A classic 1986 Saturday Night Live skit, titled “President Reagan, Mastermind,” portrayed him as a cunning and focused operator within the confines of the Oval Office. The bit was meant as a comedic rebuke to Reagan’s professions of ignorance about the unfolding Iran-Contra scandal, and it quickly became seen as a brilliant piece of political humor since it offered a reinterpretation jarringly at odds with the genial but clueless figure the Gipper’s critics often sketched out.
A similar redefinition of President Trump appeared last week on the op-ed pages of the Financial Times. Mark Leonard, head of the European Council on Foreign Relations, reports that Chinese elites hold a very different perspective on Trump’s foreign policy than what is offered by the conventional wisdom in the West, which regards the president as a geopolitical naif and a reckless, impulsive leader. In stark contrast, Leonard writes that the officials and experts he recently visited in Beijing are “awed by [Trump’s] skill as a strategist and tactician.”
According to Leonard, his Chinese interlocutors describe Trump:
as a master tactician, focusing on one issue at a time, and extracting as many concessions as he can. They speak of the skilful way Mr Trump has treated President Xi Jinping. ‘Look at how he handled North Korea,’ one says. ‘He got Xi Jinping to agree to UN sanctions [half a dozen] times, creating an economic stranglehold on the country. China almost turned North Korea into a sworn enemy of the country.’ But they also see him as a strategist, willing to declare a truce in each area when there are no more concessions to be had, and then start again with a new front.
And while many of Trump’s detractors in the West regard his policy toward Moscow as craven and sycophantic, Leonard’s sources perceive a wily geopolitical strategy: “They see it as Henry Kissinger in reverse. In 1972, the US nudged China off the Soviet axis in order to put pressure on its real rival, the Soviet Union. Today Mr Trump is reaching out to Russia in order to isolate China.”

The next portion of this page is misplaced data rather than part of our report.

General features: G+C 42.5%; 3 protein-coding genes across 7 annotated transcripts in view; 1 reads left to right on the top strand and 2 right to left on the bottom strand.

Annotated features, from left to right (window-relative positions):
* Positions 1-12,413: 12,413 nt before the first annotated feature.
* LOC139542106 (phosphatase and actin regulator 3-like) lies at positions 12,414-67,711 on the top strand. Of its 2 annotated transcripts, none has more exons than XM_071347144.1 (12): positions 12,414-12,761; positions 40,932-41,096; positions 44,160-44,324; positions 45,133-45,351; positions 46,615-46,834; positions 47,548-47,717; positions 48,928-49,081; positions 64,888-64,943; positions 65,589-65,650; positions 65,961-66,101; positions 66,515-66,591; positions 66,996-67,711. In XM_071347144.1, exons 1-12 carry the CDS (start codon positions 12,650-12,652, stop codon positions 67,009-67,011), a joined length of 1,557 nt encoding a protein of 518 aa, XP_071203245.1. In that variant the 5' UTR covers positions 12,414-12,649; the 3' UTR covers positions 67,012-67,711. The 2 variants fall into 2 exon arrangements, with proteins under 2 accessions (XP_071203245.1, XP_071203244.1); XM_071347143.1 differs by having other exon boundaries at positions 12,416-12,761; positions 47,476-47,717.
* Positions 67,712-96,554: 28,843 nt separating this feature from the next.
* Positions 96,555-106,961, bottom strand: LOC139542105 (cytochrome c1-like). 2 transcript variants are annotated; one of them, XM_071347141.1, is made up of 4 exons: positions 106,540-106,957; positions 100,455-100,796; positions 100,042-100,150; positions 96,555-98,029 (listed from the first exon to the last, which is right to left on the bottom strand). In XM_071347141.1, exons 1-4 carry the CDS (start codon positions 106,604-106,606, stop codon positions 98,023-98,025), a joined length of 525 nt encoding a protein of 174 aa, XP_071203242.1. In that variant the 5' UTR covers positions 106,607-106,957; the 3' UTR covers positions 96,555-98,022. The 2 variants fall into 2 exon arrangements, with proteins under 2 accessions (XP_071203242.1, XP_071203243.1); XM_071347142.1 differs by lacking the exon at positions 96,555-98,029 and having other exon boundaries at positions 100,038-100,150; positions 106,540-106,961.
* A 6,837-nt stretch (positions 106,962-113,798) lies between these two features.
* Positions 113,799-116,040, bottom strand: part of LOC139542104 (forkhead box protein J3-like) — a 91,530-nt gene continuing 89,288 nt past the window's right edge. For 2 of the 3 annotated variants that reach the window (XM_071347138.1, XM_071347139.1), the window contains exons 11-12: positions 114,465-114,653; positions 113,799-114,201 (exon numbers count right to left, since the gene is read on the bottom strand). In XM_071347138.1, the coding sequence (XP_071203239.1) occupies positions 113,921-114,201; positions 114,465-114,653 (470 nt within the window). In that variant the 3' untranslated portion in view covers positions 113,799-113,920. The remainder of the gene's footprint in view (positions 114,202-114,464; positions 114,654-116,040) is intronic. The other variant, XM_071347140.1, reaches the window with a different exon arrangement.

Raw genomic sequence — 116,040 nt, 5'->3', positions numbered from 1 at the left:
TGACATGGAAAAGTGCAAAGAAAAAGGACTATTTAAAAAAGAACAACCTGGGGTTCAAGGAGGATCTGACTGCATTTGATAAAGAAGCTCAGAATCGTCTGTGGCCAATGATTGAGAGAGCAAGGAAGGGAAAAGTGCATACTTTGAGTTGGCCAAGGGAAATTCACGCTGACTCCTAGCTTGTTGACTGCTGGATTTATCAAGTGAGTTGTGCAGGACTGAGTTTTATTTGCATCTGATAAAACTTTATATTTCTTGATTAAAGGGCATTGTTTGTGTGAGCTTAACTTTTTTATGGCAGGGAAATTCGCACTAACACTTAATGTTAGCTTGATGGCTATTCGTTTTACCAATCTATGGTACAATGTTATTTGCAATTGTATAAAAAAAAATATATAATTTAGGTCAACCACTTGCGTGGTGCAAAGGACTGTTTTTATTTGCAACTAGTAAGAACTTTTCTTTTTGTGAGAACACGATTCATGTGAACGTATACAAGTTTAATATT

The Chinese assessment of Trump, at least as presented by Leonard, offers a strong counterpoint to the prevailing narrative about the cogency of the president’s foreign policy as well as to the partisan accusations alleging that the president, as one Democratic senator charges, has somehow become “a Russian asset.”
Indeed, the Daily Beast reports that Henry Kissinger himself, who has met at least three times with Trump since the 2016 presidential campaign, has advanced the idea that Washington should attempt a rapprochement with Moscow in order to counter Beijing’s growing global power, and that the pitch has found receptive ears inside the administration. And one former administration official describes Trump’s approach toward Russia as “the reverse of the Nixon-China play.”
Last week’s meeting in Washington between President Trump and Jean-Claude Juncker, president of the European Commission, the executive arm of the European Union, offers additional evidence for the narrative Leonard advances. For months Beijing has been wooing EU leaders with offers of an anti-U.S. alliance (see here and here), and Juncker showed up at the White House fresh from his own summit in Beijing where Chinese officials renewed their pitch. Yet for all of the hand-wringing about Trump pushing key U.S. allies into Beijing’s embrace, Trump and Juncker emerged from their meeting to announce a high-level push for a new U.S/EU trade accord.
Indeed, according to Trump’s chief economic adviser, Juncker also signaled that the EU “will be allied” with the United States in countering China on global trade issues. Commenting on the EU deal, one Washington observer notes, “The president created so many battles on trade that now he has gotten everyone to say we are all on your side on China.” And one journalist observes that Beijing ended up the loser because “Trump has cut himself far more leeway to indulge in China-bashing.”